*No benzophenone-3 (oxybenzone/BP-3), homosalate, octinoxate, octyl-methoxycinnamate, octocrylene, padimate-O, parsol 1789/avobenzone, parabens, “fragrance”(phthalates)and 4-methyl-benzylidene camphor, all of which have been linked to allergic reactions, hormone disruption, reproductive harm to wildlife, damage to skin cell DNA, or the growth of cancer cells in lab tests.A particular baddie, BP-3, has been implicated in the feminization of male ocean fish and promoting disease in corals as well as hormone disruption in lab tests, and is widely present in the bodies of the American population.

For detailed information on sunblocks, a top cosmetics companies list, choose it/lose it charts and chemicals to avoid in all personal care products, see my new book, Do One Green Thing: Saving the Earth through Simple, Everyday Choices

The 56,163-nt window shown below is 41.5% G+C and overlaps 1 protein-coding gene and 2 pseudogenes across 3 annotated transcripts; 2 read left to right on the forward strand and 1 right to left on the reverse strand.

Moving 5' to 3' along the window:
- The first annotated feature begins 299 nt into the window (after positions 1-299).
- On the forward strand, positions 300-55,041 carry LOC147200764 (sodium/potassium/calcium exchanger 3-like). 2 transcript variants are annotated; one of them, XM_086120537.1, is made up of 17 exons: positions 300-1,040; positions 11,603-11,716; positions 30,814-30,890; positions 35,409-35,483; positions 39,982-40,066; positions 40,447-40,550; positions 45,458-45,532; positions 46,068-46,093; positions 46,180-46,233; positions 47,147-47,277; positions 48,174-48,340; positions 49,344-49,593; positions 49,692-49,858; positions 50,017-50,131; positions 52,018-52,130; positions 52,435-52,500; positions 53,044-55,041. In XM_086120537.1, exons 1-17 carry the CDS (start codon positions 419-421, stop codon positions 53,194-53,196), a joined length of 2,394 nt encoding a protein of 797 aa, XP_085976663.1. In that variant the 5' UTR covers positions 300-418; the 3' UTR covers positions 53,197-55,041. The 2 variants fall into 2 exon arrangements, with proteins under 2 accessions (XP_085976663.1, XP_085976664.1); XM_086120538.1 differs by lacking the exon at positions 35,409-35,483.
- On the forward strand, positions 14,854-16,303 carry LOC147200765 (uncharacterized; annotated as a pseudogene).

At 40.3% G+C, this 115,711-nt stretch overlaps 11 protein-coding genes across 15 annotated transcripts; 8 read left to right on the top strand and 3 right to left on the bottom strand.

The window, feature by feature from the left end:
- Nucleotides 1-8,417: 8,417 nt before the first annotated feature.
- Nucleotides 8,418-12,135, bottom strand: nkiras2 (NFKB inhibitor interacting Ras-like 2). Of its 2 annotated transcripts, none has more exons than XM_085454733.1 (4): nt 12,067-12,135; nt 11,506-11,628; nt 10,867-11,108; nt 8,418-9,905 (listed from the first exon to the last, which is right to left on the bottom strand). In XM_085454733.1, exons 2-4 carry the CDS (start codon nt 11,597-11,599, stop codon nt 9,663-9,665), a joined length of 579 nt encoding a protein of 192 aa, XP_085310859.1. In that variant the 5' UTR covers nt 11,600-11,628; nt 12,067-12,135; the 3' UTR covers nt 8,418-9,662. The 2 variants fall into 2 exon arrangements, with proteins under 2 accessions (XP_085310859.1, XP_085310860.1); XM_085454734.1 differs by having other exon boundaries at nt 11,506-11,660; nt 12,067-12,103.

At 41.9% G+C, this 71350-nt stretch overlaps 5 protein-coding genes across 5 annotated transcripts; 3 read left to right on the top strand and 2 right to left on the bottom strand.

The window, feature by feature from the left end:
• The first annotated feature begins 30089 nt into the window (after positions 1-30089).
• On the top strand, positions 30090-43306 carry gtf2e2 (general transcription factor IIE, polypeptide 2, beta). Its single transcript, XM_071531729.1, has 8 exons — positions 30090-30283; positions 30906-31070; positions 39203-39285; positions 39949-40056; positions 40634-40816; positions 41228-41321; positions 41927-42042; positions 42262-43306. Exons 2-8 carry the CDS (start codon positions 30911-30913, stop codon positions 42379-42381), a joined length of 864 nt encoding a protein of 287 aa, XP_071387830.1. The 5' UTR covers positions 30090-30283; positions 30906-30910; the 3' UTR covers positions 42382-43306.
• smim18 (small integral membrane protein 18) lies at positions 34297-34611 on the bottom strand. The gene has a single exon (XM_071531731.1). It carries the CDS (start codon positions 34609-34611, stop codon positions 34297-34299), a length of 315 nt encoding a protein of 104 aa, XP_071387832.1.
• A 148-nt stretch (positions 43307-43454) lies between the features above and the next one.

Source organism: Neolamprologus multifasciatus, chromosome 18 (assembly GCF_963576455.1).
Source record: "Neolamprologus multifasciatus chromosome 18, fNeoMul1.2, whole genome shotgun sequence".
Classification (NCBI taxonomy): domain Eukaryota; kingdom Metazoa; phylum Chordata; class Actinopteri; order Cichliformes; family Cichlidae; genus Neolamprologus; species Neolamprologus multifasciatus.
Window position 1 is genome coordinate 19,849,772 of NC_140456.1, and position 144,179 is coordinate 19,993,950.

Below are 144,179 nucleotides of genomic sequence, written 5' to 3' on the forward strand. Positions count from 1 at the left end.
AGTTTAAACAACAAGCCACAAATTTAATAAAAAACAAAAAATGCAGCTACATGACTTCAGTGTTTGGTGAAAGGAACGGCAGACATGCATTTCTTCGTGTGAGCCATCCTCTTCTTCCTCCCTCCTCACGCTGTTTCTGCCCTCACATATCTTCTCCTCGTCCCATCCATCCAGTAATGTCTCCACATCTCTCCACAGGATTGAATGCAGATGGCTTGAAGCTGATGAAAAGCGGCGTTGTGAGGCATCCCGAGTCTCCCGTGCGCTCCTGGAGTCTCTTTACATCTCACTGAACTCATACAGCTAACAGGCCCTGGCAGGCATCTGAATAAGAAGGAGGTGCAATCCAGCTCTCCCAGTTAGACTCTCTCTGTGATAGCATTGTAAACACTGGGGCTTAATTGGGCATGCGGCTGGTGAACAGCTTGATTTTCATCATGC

Buyer Beware: Buy the specific product listed, and doublecheck labels of other products by the same maker. Some of the companies above use synthetic chemicals in other sunblock products, including some for kids!

Check if your company has signed the Compact for Safe Cosmetics here:

**To avoid nano particles, look for sunblocks that contain micronized particles of at least 100 nanometers Titanium or Zinc Oxide, which are less likely to penetrate skin, per Environmental Working Group (EWG). EWG’s Skin Deep Database Sunblock ratings of over 500 products now include particle size. Search your sunscreen's rating at

Remember, UV avoidance is the best policy! Whenever possible, cover up with hats and long sleeves/ rash guards, and stay out of the sun, especially between the hours of 10 a.m. and 3 p.m.